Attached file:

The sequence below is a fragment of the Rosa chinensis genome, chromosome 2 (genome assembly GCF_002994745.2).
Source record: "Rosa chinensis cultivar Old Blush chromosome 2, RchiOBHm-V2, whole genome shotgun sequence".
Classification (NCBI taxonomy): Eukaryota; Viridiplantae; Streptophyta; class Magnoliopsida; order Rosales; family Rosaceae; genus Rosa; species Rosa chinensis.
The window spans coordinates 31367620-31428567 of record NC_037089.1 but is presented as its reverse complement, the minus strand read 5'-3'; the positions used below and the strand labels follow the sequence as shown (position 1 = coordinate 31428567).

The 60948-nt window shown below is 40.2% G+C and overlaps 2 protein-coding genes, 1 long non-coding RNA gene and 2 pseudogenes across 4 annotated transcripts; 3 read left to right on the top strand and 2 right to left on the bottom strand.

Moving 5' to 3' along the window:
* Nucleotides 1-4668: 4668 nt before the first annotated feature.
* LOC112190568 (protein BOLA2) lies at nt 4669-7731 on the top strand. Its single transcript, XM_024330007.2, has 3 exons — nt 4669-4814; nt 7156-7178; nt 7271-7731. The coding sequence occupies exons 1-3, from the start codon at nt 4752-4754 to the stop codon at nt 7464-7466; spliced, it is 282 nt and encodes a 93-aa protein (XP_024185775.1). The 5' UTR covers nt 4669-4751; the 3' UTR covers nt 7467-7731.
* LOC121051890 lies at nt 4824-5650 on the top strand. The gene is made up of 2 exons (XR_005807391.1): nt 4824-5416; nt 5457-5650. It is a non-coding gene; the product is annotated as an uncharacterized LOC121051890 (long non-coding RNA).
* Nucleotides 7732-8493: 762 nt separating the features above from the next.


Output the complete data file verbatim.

The sequence below is a fragment of the Rosa chinensis genome, chromosome 2 (genome assembly GCF_002994745.2).
Source record: "Rosa chinensis cultivar Old Blush chromosome 2, RchiOBHm-V2, whole genome shotgun sequence".
Classification (NCBI taxonomy): Eukaryota; Viridiplantae; Streptophyta; class Magnoliopsida; order Rosales; family Rosaceae; genus Rosa; species Rosa chinensis.
The window spans coordinates 31367620-31428567 of record NC_037089.1 but is presented as its reverse complement, the minus strand read 5'-3'; the positions used below and the strand labels follow the sequence as shown (position 1 = coordinate 31428567).

The 60948-nt window shown below is 40.2% G+C and overlaps 2 protein-coding genes, 1 long non-coding RNA gene and 2 pseudogenes across 4 annotated transcripts; 3 read left to right on the top strand and 2 right to left on the bottom strand.

Moving 5' to 3' along the window:
* Nucleotides 1-4668: 4668 nt before the first annotated feature.
* LOC112190568 (protein BOLA2) lies at nt 4669-7731 on the top strand. Its single transcript, XM_024330007.2, has 3 exons — nt 4669-4814; nt 7156-7178; nt 7271-7731. The coding sequence occupies exons 1-3, from the start codon at nt 4752-4754 to the stop codon at nt 7464-7466; spliced, it is 282 nt and encodes a 93-aa protein (XP_024185775.1). The 5' UTR covers nt 4669-4751; the 3' UTR covers nt 7467-7731.
* LOC121051890 lies at nt 4824-5650 on the top strand. The gene is made up of 2 exons (XR_005807391.1): nt 4824-5416; nt 5457-5650. It is a non-coding gene; the product is annotated as an uncharacterized LOC121051890 (long non-coding RNA).
* Nucleotides 7732-8493: 762 nt separating the features above from the next.